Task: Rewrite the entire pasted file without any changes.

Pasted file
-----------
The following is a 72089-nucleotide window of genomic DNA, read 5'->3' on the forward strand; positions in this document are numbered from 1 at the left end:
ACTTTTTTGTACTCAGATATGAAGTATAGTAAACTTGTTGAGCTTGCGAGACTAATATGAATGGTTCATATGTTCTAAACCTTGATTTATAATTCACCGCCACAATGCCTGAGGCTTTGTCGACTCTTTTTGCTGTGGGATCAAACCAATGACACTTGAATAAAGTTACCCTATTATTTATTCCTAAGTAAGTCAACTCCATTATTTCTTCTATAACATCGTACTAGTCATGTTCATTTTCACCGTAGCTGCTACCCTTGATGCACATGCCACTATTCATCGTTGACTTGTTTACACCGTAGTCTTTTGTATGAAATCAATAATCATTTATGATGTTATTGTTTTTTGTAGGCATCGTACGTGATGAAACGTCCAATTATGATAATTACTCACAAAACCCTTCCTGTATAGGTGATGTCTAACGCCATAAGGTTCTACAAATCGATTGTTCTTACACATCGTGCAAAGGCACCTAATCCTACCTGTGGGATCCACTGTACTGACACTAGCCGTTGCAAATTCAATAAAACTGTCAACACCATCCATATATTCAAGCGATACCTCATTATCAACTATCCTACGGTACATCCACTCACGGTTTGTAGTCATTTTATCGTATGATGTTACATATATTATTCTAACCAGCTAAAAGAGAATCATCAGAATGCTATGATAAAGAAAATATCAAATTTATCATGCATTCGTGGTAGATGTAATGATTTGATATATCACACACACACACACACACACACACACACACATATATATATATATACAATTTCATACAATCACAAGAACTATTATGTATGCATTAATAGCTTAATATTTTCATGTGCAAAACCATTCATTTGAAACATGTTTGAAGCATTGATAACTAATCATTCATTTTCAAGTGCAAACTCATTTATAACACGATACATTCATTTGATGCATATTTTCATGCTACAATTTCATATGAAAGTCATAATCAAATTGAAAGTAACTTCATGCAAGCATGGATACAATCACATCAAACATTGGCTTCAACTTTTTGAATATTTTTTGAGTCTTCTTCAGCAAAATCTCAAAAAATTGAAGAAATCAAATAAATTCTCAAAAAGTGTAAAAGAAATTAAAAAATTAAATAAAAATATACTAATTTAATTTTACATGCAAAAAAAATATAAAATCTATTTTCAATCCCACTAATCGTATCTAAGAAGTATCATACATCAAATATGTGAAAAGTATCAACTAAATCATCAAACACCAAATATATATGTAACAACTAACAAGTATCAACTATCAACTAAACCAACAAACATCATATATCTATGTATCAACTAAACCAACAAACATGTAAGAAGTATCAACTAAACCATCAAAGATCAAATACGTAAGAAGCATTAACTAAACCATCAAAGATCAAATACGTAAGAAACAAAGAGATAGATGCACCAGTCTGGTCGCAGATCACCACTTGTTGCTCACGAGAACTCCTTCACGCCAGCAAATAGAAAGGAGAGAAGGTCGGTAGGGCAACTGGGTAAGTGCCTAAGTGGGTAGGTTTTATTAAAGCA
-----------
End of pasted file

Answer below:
The following is a 72089-nucleotide window of genomic DNA, read 5'->3' on the forward strand; positions in this document are numbered from 1 at the left end:
ACTTTTTTGTACTCAGATATGAAGTATAGTAAACTTGTTGAGCTTGCGAGACTAATATGAATGGTTCATATGTTCTAAACCTTGATTTATAATTCACCGCCACAATGCCTGAGGCTTTGTCGACTCTTTTTGCTGTGGGATCAAACCAATGACACTTGAATAAAGTTACCCTATTATTTATTCCTAAGTAAGTCAACTCCATTATTTCTTCTATAACATCGTACTAGTCATGTTCATTTTCACCGTAGCTGCTACCCTTGATGCACATGCCACTATTCATCGTTGACTTGTTTACACCGTAGTCTTTTGTATGAAATCAATAATCATTTATGATGTTATTGTTTTTTGTAGGCATCGTACGTGATGAAACGTCCAATTATGATAATTACTCACAAAACCCTTCCTGTATAGGTGATGTCTAACGCCATAAGGTTCTACAAATCGATTGTTCTTACACATCGTGCAAAGGCACCTAATCCTACCTGTGGGATCCACTGTACTGACACTAGCCGTTGCAAATTCAATAAAACTGTCAACACCATCCATATATTCAAGCGATACCTCATTATCAACTATCCTACGGTACATCCACTCACGGTTTGTAGTCATTTTATCGTATGATGTTACATATATTATTCTAACCAGCTAAAAGAGAATCATCAGAATGCTATGATAAAGAAAATATCAAATTTATCATGCATTCGTGGTAGATGTAATGATTTGATATATCACACACACACACACACACACACACACACACATATATATATATATACAATTTCATACAATCACAAGAACTATTATGTATGCATTAATAGCTTAATATTTTCATGTGCAAAACCATTCATTTGAAACATGTTTGAAGCATTGATAACTAATCATTCATTTTCAAGTGCAAACTCATTTATAACACGATACATTCATTTGATGCATATTTTCATGCTACAATTTCATATGAAAGTCATAATCAAATTGAAAGTAACTTCATGCAAGCATGGATACAATCACATCAAACATTGGCTTCAACTTTTTGAATATTTTTTGAGTCTTCTTCAGCAAAATCTCAAAAAATTGAAGAAATCAAATAAATTCTCAAAAAGTGTAAAAGAAATTAAAAAATTAAATAAAAATATACTAATTTAATTTTACATGCAAAAAAAATATAAAATCTATTTTCAATCCCACTAATCGTATCTAAGAAGTATCATACATCAAATATGTGAAAAGTATCAACTAAATCATCAAACACCAAATATATATGTAACAACTAACAAGTATCAACTATCAACTAAACCAACAAACATCATATATCTATGTATCAACTAAACCAACAAACATGTAAGAAGTATCAACTAAACCATCAAAGATCAAATACGTAAGAAGCATTAACTAAACCATCAAAGATCAAATACGTAAGAAACAAAGAGATAGATGCACCAGTCTGGTCGCAGATCACCACTTGTTGCTCACGAGAACTCCTTCACGCCAGCAAATAGAAAGGAGAGAAGGTCGGTAGGGCAACTGGGTAAGTGCCTAAGTGGGTAGGTTTTATTAAAGCA